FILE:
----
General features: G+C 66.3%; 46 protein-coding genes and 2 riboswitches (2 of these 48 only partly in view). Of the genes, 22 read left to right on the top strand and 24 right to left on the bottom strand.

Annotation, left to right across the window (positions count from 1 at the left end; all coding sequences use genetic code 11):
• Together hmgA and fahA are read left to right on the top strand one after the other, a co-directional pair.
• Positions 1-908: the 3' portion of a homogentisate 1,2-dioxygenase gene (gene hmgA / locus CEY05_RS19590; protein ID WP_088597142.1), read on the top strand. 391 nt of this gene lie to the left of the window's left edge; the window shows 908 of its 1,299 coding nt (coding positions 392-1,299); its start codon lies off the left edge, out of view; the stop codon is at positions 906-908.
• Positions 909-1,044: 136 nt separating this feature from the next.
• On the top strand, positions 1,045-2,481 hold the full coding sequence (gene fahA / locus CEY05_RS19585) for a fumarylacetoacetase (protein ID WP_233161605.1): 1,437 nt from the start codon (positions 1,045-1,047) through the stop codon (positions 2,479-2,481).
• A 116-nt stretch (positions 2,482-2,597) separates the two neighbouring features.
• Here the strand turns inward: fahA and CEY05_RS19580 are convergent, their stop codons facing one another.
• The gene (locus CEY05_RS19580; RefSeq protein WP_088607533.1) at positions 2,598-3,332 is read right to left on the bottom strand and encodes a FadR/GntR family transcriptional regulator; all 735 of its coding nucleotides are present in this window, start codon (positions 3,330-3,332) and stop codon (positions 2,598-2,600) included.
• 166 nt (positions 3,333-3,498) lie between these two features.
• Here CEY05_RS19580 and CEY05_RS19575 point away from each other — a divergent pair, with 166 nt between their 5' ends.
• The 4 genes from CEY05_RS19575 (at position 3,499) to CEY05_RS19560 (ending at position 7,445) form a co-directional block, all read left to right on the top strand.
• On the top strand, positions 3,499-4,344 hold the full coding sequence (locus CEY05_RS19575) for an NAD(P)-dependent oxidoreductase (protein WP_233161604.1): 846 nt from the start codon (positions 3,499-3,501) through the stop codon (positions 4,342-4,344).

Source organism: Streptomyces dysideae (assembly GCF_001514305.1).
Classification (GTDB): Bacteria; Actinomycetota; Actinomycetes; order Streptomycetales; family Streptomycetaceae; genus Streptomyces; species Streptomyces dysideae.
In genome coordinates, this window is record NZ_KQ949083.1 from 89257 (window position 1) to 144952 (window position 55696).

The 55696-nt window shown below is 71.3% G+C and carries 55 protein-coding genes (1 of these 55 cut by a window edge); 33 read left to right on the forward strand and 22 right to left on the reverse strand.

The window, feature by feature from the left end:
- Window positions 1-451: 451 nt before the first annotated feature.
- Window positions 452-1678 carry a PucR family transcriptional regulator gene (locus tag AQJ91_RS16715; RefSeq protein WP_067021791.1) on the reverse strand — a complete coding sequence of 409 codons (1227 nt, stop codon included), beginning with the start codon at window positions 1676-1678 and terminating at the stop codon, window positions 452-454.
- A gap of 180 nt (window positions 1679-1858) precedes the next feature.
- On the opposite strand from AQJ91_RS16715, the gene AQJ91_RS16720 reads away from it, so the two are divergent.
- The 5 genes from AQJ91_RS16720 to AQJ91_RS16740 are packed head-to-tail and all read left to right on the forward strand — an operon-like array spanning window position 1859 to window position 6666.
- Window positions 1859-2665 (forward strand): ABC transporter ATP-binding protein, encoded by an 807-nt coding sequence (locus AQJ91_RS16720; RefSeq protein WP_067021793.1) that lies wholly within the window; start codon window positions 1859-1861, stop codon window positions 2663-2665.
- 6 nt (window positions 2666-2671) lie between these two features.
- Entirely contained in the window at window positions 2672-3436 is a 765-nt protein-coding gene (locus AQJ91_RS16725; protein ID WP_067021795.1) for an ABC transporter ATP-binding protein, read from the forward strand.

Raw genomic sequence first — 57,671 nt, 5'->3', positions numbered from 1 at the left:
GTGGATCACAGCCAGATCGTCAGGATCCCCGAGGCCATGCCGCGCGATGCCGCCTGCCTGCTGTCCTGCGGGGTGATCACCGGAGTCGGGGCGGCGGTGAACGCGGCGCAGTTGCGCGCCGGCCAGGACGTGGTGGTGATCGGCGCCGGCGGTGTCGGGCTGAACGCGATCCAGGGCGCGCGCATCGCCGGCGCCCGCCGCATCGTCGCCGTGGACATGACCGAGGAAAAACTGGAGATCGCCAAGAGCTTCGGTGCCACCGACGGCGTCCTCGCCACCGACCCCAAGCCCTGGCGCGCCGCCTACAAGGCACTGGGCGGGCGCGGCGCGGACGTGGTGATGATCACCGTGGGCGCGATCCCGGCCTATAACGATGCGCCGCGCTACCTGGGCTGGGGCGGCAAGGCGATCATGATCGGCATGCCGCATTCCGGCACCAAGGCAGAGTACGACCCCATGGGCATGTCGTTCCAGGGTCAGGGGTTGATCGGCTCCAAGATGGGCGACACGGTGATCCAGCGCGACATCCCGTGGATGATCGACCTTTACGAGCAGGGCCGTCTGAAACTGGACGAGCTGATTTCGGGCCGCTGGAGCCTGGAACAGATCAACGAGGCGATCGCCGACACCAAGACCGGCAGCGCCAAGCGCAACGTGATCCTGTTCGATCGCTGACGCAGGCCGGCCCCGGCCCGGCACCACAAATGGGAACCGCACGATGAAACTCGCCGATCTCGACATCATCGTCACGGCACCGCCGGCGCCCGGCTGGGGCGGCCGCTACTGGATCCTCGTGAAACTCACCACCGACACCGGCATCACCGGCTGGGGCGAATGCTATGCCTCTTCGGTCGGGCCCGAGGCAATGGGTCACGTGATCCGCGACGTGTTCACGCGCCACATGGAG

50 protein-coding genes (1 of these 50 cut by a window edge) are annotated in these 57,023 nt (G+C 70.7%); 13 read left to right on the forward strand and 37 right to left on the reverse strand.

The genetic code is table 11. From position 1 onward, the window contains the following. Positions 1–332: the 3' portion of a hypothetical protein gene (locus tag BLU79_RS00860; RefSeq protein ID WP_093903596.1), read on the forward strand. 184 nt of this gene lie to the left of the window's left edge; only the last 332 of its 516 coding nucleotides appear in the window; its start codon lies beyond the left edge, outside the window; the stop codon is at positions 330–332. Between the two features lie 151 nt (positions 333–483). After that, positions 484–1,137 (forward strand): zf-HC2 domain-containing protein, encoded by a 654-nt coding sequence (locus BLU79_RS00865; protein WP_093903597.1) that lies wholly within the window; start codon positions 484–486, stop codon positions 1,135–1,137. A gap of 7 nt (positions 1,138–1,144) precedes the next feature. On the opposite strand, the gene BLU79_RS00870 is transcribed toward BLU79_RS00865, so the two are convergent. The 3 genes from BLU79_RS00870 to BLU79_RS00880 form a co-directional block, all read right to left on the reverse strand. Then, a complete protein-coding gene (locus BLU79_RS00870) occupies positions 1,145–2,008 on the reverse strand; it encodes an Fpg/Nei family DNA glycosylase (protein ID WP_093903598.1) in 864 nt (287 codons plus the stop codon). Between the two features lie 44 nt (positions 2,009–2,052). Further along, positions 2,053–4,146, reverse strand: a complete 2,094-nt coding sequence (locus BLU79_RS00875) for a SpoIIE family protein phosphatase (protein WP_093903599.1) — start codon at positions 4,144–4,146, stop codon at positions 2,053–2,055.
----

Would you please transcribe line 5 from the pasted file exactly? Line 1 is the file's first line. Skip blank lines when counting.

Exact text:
• Positions 909-1,044: 136 nt separating this feature from the next.